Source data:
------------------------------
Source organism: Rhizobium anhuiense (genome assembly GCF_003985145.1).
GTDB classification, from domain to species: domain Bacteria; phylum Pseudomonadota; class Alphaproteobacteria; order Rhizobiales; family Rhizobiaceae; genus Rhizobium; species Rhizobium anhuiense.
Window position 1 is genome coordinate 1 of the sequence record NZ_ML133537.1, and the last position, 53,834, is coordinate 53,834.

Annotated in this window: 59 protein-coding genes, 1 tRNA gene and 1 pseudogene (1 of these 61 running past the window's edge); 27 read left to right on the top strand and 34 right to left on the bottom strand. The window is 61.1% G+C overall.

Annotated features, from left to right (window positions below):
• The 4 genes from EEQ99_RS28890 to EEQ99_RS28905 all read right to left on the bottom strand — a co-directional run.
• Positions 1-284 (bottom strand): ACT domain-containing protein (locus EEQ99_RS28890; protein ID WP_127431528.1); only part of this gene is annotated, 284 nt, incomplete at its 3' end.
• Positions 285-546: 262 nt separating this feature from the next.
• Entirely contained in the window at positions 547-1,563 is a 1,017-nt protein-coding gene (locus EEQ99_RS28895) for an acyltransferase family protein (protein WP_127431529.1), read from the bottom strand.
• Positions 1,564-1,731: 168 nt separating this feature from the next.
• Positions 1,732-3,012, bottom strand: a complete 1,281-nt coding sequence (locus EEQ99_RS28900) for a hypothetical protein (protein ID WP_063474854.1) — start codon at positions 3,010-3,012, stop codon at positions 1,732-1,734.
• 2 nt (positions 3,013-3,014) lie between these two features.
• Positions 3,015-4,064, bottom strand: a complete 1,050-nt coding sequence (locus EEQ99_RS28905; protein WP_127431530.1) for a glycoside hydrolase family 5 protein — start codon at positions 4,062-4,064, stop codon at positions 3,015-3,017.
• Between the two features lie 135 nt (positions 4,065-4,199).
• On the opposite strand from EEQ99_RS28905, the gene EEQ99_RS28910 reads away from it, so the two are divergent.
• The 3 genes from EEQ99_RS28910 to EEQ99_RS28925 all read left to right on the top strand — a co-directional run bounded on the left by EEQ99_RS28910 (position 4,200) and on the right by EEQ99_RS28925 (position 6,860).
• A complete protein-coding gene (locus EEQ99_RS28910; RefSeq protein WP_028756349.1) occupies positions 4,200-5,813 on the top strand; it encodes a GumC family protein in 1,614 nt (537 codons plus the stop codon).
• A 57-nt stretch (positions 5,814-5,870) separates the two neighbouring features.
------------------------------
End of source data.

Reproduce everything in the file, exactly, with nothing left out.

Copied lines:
Source organism: Rhizobium anhuiense (genome assembly GCF_003985145.1).
GTDB classification, from domain to species: domain Bacteria; phylum Pseudomonadota; class Alphaproteobacteria; order Rhizobiales; family Rhizobiaceae; genus Rhizobium; species Rhizobium anhuiense.
Window position 1 is genome coordinate 1 of the sequence record NZ_ML133537.1, and the last position, 53,834, is coordinate 53,834.

Annotated in this window: 59 protein-coding genes, 1 tRNA gene and 1 pseudogene (1 of these 61 running past the window's edge); 27 read left to right on the top strand and 34 right to left on the bottom strand. The window is 61.1% G+C overall.

Annotated features, from left to right (window positions below):
• The 4 genes from EEQ99_RS28890 to EEQ99_RS28905 all read right to left on the bottom strand — a co-directional run.
• Positions 1-284 (bottom strand): ACT domain-containing protein (locus EEQ99_RS28890; protein ID WP_127431528.1); only part of this gene is annotated, 284 nt, incomplete at its 3' end.
• Positions 285-546: 262 nt separating this feature from the next.
• Entirely contained in the window at positions 547-1,563 is a 1,017-nt protein-coding gene (locus EEQ99_RS28895) for an acyltransferase family protein (protein WP_127431529.1), read from the bottom strand.
• Positions 1,564-1,731: 168 nt separating this feature from the next.
• Positions 1,732-3,012, bottom strand: a complete 1,281-nt coding sequence (locus EEQ99_RS28900) for a hypothetical protein (protein ID WP_063474854.1) — start codon at positions 3,010-3,012, stop codon at positions 1,732-1,734.
• 2 nt (positions 3,013-3,014) lie between these two features.
• Positions 3,015-4,064, bottom strand: a complete 1,050-nt coding sequence (locus EEQ99_RS28905; protein WP_127431530.1) for a glycoside hydrolase family 5 protein — start codon at positions 4,062-4,064, stop codon at positions 3,015-3,017.
• Between the two features lie 135 nt (positions 4,065-4,199).
• On the opposite strand from EEQ99_RS28905, the gene EEQ99_RS28910 reads away from it, so the two are divergent.
• The 3 genes from EEQ99_RS28910 to EEQ99_RS28925 all read left to right on the top strand — a co-directional run bounded on the left by EEQ99_RS28910 (position 4,200) and on the right by EEQ99_RS28925 (position 6,860).
• A complete protein-coding gene (locus EEQ99_RS28910; RefSeq protein WP_028756349.1) occupies positions 4,200-5,813 on the top strand; it encodes a GumC family protein in 1,614 nt (537 codons plus the stop codon).
• A 57-nt stretch (positions 5,814-5,870) separates the two neighbouring features.